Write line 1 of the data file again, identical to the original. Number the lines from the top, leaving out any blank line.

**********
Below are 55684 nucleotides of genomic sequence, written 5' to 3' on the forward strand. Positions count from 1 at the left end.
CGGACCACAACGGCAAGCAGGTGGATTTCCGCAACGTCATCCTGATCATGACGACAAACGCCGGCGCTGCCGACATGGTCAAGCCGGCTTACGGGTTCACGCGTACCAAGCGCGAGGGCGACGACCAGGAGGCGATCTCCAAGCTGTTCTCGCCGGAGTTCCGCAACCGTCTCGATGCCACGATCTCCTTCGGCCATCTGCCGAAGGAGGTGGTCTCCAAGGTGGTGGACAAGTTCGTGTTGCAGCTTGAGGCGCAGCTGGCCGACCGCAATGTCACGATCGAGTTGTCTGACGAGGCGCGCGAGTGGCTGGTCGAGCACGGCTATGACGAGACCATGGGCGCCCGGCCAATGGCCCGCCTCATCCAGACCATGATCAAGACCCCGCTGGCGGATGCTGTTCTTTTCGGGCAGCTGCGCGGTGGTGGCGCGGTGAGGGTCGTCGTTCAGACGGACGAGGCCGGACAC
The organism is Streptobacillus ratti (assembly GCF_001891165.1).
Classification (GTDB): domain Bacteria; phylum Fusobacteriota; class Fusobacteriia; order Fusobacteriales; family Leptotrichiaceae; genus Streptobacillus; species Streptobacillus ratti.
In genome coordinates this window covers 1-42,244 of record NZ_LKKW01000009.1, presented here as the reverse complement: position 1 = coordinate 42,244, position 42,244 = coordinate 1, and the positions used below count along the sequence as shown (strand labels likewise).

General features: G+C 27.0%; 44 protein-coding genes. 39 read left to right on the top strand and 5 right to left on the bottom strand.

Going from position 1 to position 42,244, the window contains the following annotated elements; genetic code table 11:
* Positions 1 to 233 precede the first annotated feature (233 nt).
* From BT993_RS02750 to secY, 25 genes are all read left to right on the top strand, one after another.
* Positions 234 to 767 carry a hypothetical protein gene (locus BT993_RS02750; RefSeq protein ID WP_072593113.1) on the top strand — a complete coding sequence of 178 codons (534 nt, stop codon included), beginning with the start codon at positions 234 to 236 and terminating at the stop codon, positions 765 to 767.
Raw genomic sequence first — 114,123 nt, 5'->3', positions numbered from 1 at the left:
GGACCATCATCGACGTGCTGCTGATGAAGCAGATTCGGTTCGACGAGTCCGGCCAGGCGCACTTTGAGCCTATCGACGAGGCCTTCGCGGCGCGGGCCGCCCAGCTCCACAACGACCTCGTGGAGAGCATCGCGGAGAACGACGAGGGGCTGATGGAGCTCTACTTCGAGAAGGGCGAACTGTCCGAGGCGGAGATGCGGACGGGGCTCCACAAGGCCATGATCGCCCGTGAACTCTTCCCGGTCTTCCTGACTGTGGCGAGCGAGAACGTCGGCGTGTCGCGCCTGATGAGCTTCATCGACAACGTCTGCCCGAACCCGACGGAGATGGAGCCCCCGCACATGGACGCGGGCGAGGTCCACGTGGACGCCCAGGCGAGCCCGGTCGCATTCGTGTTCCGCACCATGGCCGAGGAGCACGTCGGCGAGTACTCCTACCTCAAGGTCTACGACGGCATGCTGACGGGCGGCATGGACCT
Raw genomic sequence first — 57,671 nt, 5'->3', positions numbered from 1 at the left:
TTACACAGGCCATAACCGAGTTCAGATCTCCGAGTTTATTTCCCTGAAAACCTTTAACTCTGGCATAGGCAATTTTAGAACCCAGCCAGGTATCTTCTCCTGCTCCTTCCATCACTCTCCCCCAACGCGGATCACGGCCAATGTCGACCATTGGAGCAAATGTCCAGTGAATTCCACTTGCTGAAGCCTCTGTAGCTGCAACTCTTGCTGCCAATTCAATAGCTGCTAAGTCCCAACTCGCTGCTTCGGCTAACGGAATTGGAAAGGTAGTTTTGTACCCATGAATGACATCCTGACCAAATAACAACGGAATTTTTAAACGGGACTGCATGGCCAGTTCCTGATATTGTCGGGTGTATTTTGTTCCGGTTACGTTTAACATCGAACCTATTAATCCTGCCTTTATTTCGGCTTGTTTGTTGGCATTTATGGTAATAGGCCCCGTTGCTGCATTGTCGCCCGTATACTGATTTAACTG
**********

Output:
Below are 55684 nucleotides of genomic sequence, written 5' to 3' on the forward strand. Positions count from 1 at the left end.